The subject was a 3-year-old female Thoroughbred presented at a municipal slaughter plant in Japan. It was in good body condition, showed no signs of illness, and passed ante-mortem inspection. On gross examination, within the liver there were multifocal, firm, homogenous white to tan nodules 0.5 to 1.5 cm in diameter scattered in the parenchyma. On the cut surface, the nodules were rich in fibrous tissue with partial calcification. The nodules were harvested from the horse, fixed in 20% neutral buffered formalin, and sent to the Equine Research Institute of the Japan Racing Association for histological examination. After fixation, the nodules were decalcified in Morse’s solution. All samples were embedded in paraffin wax, cut at 4 μm, and stained with hematoxylin and eosin.
Histological examination revealed multifocal to coalescing, partially calcified granulomatous lesions in the hepatic parenchyma. Each lesion measured up to about 1.5 cm and contained nematode eggs surrounded by a fibrous capsule (Fig. 1). The eggs were barrel shaped with an opercular plug at each end and a double-layered shell with a spoke-like pattern (Fig. 2); they measured about 50 by 20 μm. Lymphocytes, macrophages, and a few eosinophils were infiltrated around the lesions. Although there were no adult worms in the tissues, the eggs were identified as those of C. hepatica on the basis of their morphological characteristics.
Discussion and conclusions
Capillaria hepatica is a parasitic nematode with a worldwide distribution . Rodents are considered the main reservoirs, but the parasite rarely infects other animals. In Japan, the prevalence of C. hepatica in rodents is unknown, but the eggs or adult worms, or both, have been reported in mice and rats [7, 8]. Moreover, hepatic capillariasis has been observed in 2.25% of 400 cattle, although the nematode was not classified as C. hepatica . Sekikawa et al.  reported the first human case of C. hepatica in Japan. However, to our knowledge, C. hepatica in horses has not been reported in this country. In horses, hepatic capillariasis is rare and only two cases have been reported—in the United Kingdom and Canada [5, 6]. The lesions consisted of fibrous connective tissue around eggs, as was seen in the present case.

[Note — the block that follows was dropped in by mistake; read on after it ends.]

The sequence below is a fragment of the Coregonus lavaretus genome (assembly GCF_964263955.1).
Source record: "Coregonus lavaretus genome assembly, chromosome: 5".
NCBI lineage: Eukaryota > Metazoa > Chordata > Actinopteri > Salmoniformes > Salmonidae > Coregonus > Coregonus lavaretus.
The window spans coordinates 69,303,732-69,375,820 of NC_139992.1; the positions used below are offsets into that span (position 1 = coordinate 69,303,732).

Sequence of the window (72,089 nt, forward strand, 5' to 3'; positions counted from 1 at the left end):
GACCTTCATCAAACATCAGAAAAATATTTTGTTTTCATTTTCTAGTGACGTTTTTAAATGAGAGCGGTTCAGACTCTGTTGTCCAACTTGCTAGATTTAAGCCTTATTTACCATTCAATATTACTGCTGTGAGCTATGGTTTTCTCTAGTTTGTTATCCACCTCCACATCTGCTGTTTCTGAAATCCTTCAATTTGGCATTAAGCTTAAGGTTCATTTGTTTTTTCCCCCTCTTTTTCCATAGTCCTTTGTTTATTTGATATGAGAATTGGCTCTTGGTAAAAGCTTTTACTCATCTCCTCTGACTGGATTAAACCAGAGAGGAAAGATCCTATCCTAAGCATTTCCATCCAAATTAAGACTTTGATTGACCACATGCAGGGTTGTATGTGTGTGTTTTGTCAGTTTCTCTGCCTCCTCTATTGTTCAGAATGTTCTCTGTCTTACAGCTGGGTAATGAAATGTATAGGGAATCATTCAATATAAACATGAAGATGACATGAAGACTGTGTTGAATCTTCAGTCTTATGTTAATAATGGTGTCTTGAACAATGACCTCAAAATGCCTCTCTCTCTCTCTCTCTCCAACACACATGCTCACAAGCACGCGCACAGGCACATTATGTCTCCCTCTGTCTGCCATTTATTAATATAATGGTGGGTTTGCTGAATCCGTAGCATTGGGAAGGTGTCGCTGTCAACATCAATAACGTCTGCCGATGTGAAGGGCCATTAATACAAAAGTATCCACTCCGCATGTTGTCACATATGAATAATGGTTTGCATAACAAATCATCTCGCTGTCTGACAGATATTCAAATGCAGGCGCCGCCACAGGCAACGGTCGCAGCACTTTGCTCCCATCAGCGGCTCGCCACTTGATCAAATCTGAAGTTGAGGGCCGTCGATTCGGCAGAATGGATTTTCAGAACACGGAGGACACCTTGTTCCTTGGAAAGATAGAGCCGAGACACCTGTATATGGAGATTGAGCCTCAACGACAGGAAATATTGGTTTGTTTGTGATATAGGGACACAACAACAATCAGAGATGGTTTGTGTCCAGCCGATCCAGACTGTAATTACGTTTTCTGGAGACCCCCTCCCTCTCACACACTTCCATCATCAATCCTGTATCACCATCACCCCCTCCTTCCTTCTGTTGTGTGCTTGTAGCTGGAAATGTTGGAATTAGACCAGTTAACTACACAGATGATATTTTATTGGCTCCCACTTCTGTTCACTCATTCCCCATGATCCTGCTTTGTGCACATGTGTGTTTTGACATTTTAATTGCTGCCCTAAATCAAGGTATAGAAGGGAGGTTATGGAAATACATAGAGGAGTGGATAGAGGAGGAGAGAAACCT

Infection with C. hepatica occurs via the ingestion of embryonated eggs in the environment. In human cases, unsanitary practices, poor hygienic conditions, and the presence of dense rodent populations are thought to be predisposing factors of infection. . In addition, the infections are usually found in children from 1 to 5 years old . This higher incidence in children may be due to their more frequent soil-hand-mouth contact . Children or adults with the habit of eating soil (geophagia or pica) are especially at risk of infection . The habit of geophagia has been observed in horses and is considered to indicate nutritional deficiency or boredom . Therefore, infection in horses is most likely due to accidental ingestion of the embryonated eggs with food, water, or soil, although the exact route in the present case was unknown.
Liver biopsy remains the gold standard method for the diagnosis of hepatic capillariasis , although other diagnostic methods are available in human medicine . Imaging modalities such as ultrasound and computed tomography are helpful . In addition, serologic methods such as indirect immunofluorescence can be used for screening purposes. However, these methods have not been widely used for diagnosis in veterinary medicine. A definitive diagnosis is commonly achieved by finding the adults or eggs, or both, in the liver.